The combined state and local tax burden on New York residents in 2010, the year before Governor Andrew Cuomo took office, reached its highest level since 1994, the last year his father held the same office, as measured by data released today by the Tax Foundation in Washington, D.C. Relative to the national average, the tax burden on New Yorkers has grown since the start of the recession, according to the same Tax Foundation analysis.

After dipping to third place in 2008 and second in 2009, New Yorkers once again rank as the most heavily taxed people in the country as of 2010, the Tax Foundation said.  The combined per-capita state and local tax burden on New York residents was estimated by the foundation at 12.8 percent of per-capita income — up from 12.1 percent in 2009, and the highest level since Mario Cuomo’s last year as governor.  The New York tax burden was about 31 percent higher than the national average in 2010.

As shown below, starting in the earliest year for which the Tax Foundation has made these estimates, the New York tax burden has ranged from a high of 13.1 percent in 1977 to a low of 11.5 percent in 2001.


The Tax Foundation uses unique methodology intended to measure all state and local taxes paid by residents of each state, including taxes they may pay in other states (e.g., income taxes owed by New York commuters to New Jersey, or property taxes paid by New Yorkers on vacation homes in Vermont).

While Governor Cuomo may react to this news by again attempting to dismiss the Tax Foundation as “right-wing,” as he did after the Foundation said last week that New York has the nation’s worst Business Tax Climate, New York’s relative burden doesn’t look much lighter when measured and compared more conventionally — e.g., total taxes as a share of total personal income or of state Gross Domestic Product (GDP).  Any way you slice it, the Empire State has imposed very high taxes for a long time.  The modest progress the state made in reducing this burden during the second half of the 1990s has effectively been reversed.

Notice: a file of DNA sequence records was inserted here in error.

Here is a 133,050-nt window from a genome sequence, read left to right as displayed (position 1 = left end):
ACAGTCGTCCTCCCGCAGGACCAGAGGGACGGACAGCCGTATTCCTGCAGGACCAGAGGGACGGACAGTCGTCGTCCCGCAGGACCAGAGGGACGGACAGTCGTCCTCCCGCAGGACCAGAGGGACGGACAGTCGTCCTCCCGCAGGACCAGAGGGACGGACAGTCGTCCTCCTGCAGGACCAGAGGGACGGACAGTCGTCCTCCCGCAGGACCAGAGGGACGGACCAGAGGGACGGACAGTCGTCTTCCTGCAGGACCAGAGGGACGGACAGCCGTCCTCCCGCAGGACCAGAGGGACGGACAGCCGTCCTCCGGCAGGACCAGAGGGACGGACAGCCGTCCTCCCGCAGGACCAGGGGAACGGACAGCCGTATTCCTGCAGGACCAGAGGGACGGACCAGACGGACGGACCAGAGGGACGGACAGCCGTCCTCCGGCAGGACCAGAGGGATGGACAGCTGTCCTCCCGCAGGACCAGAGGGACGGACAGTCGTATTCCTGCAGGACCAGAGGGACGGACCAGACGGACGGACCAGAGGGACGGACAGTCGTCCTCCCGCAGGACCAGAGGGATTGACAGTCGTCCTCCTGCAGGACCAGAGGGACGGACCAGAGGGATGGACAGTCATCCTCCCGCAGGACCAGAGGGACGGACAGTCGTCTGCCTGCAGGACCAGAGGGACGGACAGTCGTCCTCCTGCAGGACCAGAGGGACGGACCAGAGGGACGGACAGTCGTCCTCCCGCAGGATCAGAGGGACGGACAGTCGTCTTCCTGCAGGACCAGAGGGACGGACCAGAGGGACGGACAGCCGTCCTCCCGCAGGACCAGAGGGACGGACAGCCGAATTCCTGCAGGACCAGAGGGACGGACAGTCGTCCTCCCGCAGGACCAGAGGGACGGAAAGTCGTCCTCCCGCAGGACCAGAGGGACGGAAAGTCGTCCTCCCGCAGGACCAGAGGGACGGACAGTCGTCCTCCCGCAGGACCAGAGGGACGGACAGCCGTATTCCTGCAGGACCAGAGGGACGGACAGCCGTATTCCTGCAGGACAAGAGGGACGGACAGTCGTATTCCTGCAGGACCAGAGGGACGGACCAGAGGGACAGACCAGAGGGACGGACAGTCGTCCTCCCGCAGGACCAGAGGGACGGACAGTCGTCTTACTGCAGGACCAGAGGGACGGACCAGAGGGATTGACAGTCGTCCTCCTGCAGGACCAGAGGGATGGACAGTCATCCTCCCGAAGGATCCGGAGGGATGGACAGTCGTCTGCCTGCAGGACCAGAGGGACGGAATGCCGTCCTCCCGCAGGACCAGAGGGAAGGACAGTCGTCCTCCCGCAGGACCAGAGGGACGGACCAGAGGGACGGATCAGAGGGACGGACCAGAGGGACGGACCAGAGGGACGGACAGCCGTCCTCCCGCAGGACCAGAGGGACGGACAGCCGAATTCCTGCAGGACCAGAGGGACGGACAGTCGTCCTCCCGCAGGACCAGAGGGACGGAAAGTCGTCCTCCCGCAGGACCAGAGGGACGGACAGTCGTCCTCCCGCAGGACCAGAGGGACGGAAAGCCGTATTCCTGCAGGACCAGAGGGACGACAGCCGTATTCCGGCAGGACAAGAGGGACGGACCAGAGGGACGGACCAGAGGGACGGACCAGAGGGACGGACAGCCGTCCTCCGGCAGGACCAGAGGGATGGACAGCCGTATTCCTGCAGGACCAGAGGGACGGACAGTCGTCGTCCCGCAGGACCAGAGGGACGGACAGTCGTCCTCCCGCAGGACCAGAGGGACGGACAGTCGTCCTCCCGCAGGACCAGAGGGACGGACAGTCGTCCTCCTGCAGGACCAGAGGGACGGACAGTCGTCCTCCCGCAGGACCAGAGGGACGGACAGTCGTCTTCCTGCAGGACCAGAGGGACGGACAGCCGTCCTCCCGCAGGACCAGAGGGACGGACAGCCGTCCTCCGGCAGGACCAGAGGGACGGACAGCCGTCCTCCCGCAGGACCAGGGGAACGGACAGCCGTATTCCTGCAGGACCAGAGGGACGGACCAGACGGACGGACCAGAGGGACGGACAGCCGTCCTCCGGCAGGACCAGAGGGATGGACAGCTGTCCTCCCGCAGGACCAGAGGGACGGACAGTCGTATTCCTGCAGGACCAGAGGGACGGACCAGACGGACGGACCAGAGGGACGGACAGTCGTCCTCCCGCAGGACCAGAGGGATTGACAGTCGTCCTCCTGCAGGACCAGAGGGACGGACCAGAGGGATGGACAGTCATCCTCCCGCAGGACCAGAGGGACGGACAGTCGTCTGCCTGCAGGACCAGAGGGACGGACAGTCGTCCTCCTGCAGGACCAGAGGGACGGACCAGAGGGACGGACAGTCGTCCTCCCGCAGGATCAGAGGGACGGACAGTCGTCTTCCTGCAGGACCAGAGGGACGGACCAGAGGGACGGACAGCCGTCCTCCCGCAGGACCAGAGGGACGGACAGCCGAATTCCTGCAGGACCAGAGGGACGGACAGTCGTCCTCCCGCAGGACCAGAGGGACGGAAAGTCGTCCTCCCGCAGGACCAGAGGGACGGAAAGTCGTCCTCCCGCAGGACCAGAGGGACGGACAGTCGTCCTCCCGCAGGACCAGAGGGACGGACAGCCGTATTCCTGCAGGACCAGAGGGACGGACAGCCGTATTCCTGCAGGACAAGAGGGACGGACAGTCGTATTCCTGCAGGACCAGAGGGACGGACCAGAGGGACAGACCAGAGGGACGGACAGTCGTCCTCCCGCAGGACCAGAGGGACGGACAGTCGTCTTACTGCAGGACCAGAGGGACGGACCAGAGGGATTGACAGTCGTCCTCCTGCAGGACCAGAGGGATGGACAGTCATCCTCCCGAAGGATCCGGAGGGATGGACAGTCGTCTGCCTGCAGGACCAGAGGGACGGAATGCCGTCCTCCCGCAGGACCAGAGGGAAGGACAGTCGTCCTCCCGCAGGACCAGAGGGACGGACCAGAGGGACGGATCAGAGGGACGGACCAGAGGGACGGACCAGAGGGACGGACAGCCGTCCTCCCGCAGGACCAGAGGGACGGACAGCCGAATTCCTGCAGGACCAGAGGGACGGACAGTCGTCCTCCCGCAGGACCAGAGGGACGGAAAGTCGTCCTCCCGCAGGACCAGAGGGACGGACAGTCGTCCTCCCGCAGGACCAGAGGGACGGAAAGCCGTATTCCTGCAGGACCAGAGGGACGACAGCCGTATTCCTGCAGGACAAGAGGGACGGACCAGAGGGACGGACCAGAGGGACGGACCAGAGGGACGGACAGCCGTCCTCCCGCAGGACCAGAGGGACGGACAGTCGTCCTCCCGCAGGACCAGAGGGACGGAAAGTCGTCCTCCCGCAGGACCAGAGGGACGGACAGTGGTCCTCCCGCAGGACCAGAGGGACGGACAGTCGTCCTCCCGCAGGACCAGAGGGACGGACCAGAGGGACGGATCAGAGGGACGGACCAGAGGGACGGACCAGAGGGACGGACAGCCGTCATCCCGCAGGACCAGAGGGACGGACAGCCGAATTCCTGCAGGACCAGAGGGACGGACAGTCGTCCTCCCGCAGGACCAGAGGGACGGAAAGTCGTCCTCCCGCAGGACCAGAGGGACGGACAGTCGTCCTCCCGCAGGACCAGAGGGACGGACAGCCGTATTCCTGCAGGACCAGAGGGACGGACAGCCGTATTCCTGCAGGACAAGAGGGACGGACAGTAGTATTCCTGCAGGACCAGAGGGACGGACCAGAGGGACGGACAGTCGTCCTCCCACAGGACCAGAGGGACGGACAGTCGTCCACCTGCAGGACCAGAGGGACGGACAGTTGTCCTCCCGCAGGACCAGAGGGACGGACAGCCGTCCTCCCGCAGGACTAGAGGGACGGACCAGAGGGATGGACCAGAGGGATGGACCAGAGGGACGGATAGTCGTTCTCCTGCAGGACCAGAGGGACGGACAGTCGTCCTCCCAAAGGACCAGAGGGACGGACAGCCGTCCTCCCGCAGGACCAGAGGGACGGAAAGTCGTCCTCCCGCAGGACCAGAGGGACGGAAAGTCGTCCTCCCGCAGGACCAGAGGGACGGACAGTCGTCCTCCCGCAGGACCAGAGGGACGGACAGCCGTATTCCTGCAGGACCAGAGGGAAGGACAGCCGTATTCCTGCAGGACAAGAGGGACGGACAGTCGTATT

Further interpreting the Tax Foundation numbers: between 2008 and 2010, the national average state-local tax burden remained almost unchanged at 9.9 percent, but New York’s number moved up a full 1.2 percentage points, from a 2008 level of 11.6 percent.  This mainly reflects more than $9 billion in tax hikes, some temporary, enacted by then-Governor David Paterson and the Legislature in 2009 and 2010.

Since taking office, Cuomo temporarily has extended a portion of Paterson’s tax increase on million-dollar earners, while temporarily reducing income taxes in lower brackets, producing a net increase of $1.9 billion over the levels in effect as of 2008.   However, since the 50-state data aren’t completely available for two years, the relatively small effect of this change won’t show up in Tax Foundation data until 2014.

The bottom line: any way you slice or dice the data, New York has a very long way to go to close its tax gap with the rest of the nation.  To match the nationwide average tax burden, as calculated by the Tax Foundation, the combined state and local tax burden on New Yorkers would have to be cut by about $37 billion.  Just to equal the level of neighboring New Jersey, with the second-heaviest tax burden in the 2010 rankings, state and local taxes paid by New Yorkers would have to be about $3 billion lower.

About the Author

E.J. McMahon

Edmund J. McMahon is a senior fellow at the Empire Center.

Read more by E.J. McMahon

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